by: Rosalind W. Sutch, Chris Catarino, Jane Scaccetti
The “Big Six” unveiled its Tax Reform plan on Wednesday September 27, 2017 with the tag lines, “MORE jobs,” “FAIRER taxes,” and “BIGGER paychecks.” That same day, President Trump took the stage in Indiana to outline what he called “historical tax relief to the American people” and charged American taxpayers to demand tax reform from their politicians. Both the Framework of the tax reform plan and the President’s speech lacked significant and vital details on how this “once in a generation opportunity” for tax reform will become reality. Our post summarizes the Framework touted as the “middle class miracle” and grades it against the four principles it was built upon.
The Unified Framework for Fixing Our Broken Tax Code is nine pages long, however there is enough whitespace and large font headers that it can be summarized onto one page. Many items and themes are familiar and similar to the House Republicans' A Better Way blueprint issued last summer and various proposals made by the President.
A tax reform bill will likely go through a legislative process called “reconciliation” since no democratic votes are needed with the republican Senate majority.
What is reconciliation?
According to the Tax Policy Center: “Congressional budget committees use the reconciliation process to ensure tax laws and mandatory spending programs are revised according to the budget resolution’s revenue and spending targets. The reconciliation process is a way to fast-track revenue and spending legislation into becoming law.” You can read more about this process here.
The quick take away is, for a tax reform bill to pass through reconciliation it must meet two parameters: It cannot exceed tax cuts allotted for in the agreed upon budget during the ten-year budget window; and it cannot add to the budgeted deficit after the end of the ten-year budget window. The draft budget would allow for $1.5 trillion in tax cuts, so using that as a guide, $1.5 trillion is the maximum tax cuts that can be passed if, and only if, those tax cuts do not add to the deficit after that ten-year budget window.
Individual Tax Provisions
- Standard Deductions Increased and Personal Exemptions Eliminated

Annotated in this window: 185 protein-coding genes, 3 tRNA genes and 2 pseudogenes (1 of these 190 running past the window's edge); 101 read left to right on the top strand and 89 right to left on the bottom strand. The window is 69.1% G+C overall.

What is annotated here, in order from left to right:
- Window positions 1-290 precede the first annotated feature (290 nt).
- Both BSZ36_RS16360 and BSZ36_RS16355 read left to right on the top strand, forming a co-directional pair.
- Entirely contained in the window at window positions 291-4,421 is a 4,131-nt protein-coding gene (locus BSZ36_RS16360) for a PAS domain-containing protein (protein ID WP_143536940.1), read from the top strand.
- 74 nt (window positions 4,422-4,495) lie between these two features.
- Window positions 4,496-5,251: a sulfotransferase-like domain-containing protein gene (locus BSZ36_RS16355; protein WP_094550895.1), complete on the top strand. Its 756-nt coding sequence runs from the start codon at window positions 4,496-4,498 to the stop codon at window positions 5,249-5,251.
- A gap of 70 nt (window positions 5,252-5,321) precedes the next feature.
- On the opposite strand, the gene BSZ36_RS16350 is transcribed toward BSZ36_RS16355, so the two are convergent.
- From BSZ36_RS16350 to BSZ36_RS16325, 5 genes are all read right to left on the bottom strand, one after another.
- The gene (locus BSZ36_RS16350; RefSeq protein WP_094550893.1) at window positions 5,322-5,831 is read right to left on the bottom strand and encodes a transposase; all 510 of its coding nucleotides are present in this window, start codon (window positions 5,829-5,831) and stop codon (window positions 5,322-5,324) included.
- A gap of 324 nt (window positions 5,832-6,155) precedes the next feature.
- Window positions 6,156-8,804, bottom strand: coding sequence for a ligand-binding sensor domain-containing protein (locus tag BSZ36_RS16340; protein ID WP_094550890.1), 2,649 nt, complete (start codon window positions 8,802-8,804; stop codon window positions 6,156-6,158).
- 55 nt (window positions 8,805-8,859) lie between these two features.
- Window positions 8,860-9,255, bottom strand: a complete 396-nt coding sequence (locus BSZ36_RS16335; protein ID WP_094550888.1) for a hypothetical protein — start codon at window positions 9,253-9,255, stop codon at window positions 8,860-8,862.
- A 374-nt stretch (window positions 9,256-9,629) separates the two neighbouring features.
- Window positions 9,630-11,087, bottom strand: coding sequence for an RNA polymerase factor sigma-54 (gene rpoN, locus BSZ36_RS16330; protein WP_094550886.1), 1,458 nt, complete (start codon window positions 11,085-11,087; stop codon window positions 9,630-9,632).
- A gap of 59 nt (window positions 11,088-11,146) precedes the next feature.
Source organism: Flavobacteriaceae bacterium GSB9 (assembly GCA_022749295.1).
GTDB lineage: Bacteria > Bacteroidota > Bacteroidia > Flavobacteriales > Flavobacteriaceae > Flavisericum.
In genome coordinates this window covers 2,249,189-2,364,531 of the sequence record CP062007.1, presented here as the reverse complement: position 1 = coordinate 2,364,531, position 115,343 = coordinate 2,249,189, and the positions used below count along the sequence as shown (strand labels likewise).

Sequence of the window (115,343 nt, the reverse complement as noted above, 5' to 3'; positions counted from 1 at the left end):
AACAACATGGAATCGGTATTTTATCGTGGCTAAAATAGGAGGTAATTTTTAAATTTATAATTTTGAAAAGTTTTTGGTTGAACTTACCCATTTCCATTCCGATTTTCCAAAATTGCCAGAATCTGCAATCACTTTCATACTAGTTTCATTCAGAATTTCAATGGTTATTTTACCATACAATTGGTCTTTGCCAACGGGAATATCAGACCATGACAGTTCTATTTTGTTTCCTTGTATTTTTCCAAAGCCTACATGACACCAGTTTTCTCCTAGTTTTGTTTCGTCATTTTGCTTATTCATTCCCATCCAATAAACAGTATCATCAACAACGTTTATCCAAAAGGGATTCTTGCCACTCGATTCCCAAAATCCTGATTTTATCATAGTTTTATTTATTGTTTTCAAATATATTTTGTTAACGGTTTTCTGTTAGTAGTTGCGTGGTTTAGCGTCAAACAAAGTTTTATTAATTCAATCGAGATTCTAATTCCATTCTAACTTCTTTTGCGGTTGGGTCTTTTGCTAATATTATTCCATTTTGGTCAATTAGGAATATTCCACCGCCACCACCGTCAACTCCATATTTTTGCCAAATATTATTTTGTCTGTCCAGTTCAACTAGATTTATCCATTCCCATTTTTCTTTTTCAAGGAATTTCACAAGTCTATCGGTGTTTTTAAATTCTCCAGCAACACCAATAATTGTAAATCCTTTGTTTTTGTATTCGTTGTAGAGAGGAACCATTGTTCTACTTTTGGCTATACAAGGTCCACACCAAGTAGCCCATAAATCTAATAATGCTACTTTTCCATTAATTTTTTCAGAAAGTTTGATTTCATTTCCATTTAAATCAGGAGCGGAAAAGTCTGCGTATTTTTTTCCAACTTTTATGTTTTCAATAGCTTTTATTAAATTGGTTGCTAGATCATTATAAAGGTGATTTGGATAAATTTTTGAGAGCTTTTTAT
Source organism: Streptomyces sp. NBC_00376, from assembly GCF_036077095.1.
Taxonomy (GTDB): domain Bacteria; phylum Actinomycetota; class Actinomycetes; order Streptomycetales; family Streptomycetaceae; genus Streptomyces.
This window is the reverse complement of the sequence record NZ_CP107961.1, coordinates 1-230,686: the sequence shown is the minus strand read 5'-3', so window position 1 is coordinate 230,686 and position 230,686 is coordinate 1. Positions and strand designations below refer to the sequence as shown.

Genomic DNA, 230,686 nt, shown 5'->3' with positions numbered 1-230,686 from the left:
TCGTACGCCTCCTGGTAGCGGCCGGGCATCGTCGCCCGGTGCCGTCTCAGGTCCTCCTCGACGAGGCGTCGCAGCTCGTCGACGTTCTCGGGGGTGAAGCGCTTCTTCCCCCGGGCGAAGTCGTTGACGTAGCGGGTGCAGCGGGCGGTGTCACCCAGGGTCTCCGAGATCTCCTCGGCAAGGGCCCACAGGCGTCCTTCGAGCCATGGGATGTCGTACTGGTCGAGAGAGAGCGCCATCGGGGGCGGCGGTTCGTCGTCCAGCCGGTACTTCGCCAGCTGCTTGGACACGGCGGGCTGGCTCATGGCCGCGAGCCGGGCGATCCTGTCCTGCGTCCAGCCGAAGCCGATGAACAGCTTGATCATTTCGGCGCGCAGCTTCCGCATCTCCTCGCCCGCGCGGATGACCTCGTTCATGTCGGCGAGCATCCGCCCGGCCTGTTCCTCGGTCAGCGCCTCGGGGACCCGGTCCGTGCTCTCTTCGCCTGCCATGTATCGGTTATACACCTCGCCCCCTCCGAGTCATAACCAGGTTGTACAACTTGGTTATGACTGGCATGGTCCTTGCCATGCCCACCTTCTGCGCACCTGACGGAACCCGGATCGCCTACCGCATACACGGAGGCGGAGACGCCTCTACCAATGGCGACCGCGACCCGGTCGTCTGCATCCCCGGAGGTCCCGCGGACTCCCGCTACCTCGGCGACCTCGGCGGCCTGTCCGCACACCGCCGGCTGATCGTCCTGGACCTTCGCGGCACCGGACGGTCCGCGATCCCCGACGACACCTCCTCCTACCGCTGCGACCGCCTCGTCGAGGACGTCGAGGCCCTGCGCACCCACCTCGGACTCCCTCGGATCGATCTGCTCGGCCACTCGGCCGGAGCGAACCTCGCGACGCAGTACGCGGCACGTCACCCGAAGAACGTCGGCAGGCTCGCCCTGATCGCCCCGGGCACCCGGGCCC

- The new Standard Deduction is $12,000 for single taxpayers and $24,000 for married taxpayers. The Head of Household category is eliminated. Taxpayers without children would see an increase in the “zero tax bracket” created by the Standard Deduction, while most middle-income taxpayers with children would see decrease in the “zero tax bracket” by eliminating personal exemptions.
- Consolidation of Tax Rates
- The seven brackets are reduced to three – 12%, 25% and 35%. Under current law, the lowest tax bracket is 10%, and the highest is 39.6%.
- An additional fourth “top” rate or surtax could be added to ‘ensure that the reformed tax code is at least as progressive as the exiting tax code and does not shift the tax burden from high-income to lower- and middle-income taxpayers.’
- Spoiler alert- if this plan has any chance of making it through the reconciliation process, count on an additional top rate added!
- The Framework does not specify the income levels associated with the rates. This is a “massive” omission.
- Child and Dependent Tax Credit Changes
- Refundable Child Tax Credit remains at $1,000 but the marriage penalty is eliminated
- The framework states it "significantly increases" the child tax credit, but doesn't specify the increased amount nor the increased phase out limits
- Added is new non-refundable credit of $500 for non-child dependents. The president said this should assist adults caring for their elderly parents.
- Refundable Child Tax Credit remains at $1,000 but the marriage penalty is eliminated
- Certain Itemized Deductions Eliminated
- Most itemized deductions, including state and local tax deductions (income and real estate) are eliminated
- Mortgage interest and charitable contribution deductions remain.
- Alternative Minimum Tax (AMT) Eliminated
- High state and local taxes cause many to fall into the AMT. By eliminating those deductions, the proposed tax regime is more like AMT for all.
- Estate and Generation Skipping Transfer Taxes Eliminated
- A provision most important to our clients is the promised repeal of the Estate and Generation-Skipping Transfer taxes. Yes, that is all that is stated in the framework. No guidance was provided on how that impacts gifts already made or the basis in assets inherited.
Business Tax Provisions
- Maximum Small Business Tax Rate at 25%